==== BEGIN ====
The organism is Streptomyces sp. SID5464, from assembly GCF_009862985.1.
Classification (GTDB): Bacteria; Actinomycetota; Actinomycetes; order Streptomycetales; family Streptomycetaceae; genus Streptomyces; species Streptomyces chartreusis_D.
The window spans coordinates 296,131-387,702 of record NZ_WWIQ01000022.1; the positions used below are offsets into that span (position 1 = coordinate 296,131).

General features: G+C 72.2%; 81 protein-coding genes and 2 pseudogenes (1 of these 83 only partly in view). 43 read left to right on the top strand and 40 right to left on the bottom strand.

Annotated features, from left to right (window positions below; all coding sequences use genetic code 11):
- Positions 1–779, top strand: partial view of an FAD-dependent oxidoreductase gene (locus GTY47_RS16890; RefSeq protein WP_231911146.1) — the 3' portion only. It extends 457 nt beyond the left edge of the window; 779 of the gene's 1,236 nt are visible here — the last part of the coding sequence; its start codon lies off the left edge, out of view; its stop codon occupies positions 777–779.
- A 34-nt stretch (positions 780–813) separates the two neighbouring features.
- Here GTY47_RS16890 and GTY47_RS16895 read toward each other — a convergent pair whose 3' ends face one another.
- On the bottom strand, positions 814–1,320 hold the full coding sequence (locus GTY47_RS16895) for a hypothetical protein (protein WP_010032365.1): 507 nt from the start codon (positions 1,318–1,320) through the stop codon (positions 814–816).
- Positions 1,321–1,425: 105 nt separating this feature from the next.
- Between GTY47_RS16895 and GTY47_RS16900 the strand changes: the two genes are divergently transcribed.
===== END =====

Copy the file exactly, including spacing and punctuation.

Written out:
The organism is Streptomyces sp. SID5464, from assembly GCF_009862985.1.
Classification (GTDB): Bacteria; Actinomycetota; Actinomycetes; order Streptomycetales; family Streptomycetaceae; genus Streptomyces; species Streptomyces chartreusis_D.
The window spans coordinates 296,131-387,702 of record NZ_WWIQ01000022.1; the positions used below are offsets into that span (position 1 = coordinate 296,131).

General features: G+C 72.2%; 81 protein-coding genes and 2 pseudogenes (1 of these 83 only partly in view). 43 read left to right on the top strand and 40 right to left on the bottom strand.

Annotated features, from left to right (window positions below; all coding sequences use genetic code 11):
- Positions 1–779, top strand: partial view of an FAD-dependent oxidoreductase gene (locus GTY47_RS16890; RefSeq protein WP_231911146.1) — the 3' portion only. It extends 457 nt beyond the left edge of the window; 779 of the gene's 1,236 nt are visible here — the last part of the coding sequence; its start codon lies off the left edge, out of view; its stop codon occupies positions 777–779.
- A 34-nt stretch (positions 780–813) separates the two neighbouring features.
- Here GTY47_RS16890 and GTY47_RS16895 read toward each other — a convergent pair whose 3' ends face one another.
- On the bottom strand, positions 814–1,320 hold the full coding sequence (locus GTY47_RS16895) for a hypothetical protein (protein WP_010032365.1): 507 nt from the start codon (positions 1,318–1,320) through the stop codon (positions 814–816).
- Positions 1,321–1,425: 105 nt separating this feature from the next.
- Between GTY47_RS16895 and GTY47_RS16900 the strand changes: the two genes are divergently transcribed.